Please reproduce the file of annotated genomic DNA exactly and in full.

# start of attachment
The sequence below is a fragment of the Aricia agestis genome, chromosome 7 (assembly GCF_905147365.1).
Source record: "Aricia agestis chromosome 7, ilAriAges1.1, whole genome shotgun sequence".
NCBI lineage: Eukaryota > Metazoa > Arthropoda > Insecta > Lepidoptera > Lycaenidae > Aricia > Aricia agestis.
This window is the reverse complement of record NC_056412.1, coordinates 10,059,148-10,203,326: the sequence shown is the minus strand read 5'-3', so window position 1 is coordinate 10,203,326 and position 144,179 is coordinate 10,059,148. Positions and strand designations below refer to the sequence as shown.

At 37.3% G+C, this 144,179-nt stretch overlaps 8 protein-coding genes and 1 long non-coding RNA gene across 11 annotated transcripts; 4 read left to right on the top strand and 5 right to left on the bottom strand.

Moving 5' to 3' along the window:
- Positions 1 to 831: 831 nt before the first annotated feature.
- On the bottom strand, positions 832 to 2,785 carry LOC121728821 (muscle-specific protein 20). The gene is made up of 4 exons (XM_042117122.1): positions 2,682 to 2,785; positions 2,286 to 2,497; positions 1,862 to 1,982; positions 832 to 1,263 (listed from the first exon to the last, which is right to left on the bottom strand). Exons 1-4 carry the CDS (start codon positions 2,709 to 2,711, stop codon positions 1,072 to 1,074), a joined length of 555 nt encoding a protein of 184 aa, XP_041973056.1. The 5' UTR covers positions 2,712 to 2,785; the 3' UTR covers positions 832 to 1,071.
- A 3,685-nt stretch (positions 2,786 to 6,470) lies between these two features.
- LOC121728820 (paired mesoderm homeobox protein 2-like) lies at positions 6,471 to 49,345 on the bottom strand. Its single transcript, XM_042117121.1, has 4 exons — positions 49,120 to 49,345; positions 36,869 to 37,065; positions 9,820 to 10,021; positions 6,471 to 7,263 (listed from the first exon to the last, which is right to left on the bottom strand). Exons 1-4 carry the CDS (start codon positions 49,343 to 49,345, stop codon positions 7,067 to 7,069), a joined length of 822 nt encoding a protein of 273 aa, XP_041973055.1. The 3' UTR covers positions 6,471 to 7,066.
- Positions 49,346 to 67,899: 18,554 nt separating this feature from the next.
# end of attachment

The sequence below is a fragment of the Aricia agestis genome, chromosome 7 (assembly GCF_905147365.1).
Source record: "Aricia agestis chromosome 7, ilAriAges1.1, whole genome shotgun sequence".
NCBI lineage: Eukaryota > Metazoa > Arthropoda > Insecta > Lepidoptera > Lycaenidae > Aricia > Aricia agestis.
This window is the reverse complement of record NC_056412.1, coordinates 10,059,148-10,203,326: the sequence shown is the minus strand read 5'-3', so window position 1 is coordinate 10,203,326 and position 144,179 is coordinate 10,059,148. Positions and strand designations below refer to the sequence as shown.

At 37.3% G+C, this 144,179-nt stretch overlaps 8 protein-coding genes and 1 long non-coding RNA gene across 11 annotated transcripts; 4 read left to right on the top strand and 5 right to left on the bottom strand.

Moving 5' to 3' along the window:
- Positions 1 to 831: 831 nt before the first annotated feature.
- On the bottom strand, positions 832 to 2,785 carry LOC121728821 (muscle-specific protein 20). The gene is made up of 4 exons (XM_042117122.1): positions 2,682 to 2,785; positions 2,286 to 2,497; positions 1,862 to 1,982; positions 832 to 1,263 (listed from the first exon to the last, which is right to left on the bottom strand). Exons 1-4 carry the CDS (start codon positions 2,709 to 2,711, stop codon positions 1,072 to 1,074), a joined length of 555 nt encoding a protein of 184 aa, XP_041973056.1. The 5' UTR covers positions 2,712 to 2,785; the 3' UTR covers positions 832 to 1,071.
- A 3,685-nt stretch (positions 2,786 to 6,470) lies between these two features.
- LOC121728820 (paired mesoderm homeobox protein 2-like) lies at positions 6,471 to 49,345 on the bottom strand. Its single transcript, XM_042117121.1, has 4 exons — positions 49,120 to 49,345; positions 36,869 to 37,065; positions 9,820 to 10,021; positions 6,471 to 7,263 (listed from the first exon to the last, which is right to left on the bottom strand). Exons 1-4 carry the CDS (start codon positions 49,343 to 49,345, stop codon positions 7,067 to 7,069), a joined length of 822 nt encoding a protein of 273 aa, XP_041973055.1. The 3' UTR covers positions 6,471 to 7,066.
- Positions 49,346 to 67,899: 18,554 nt separating this feature from the next.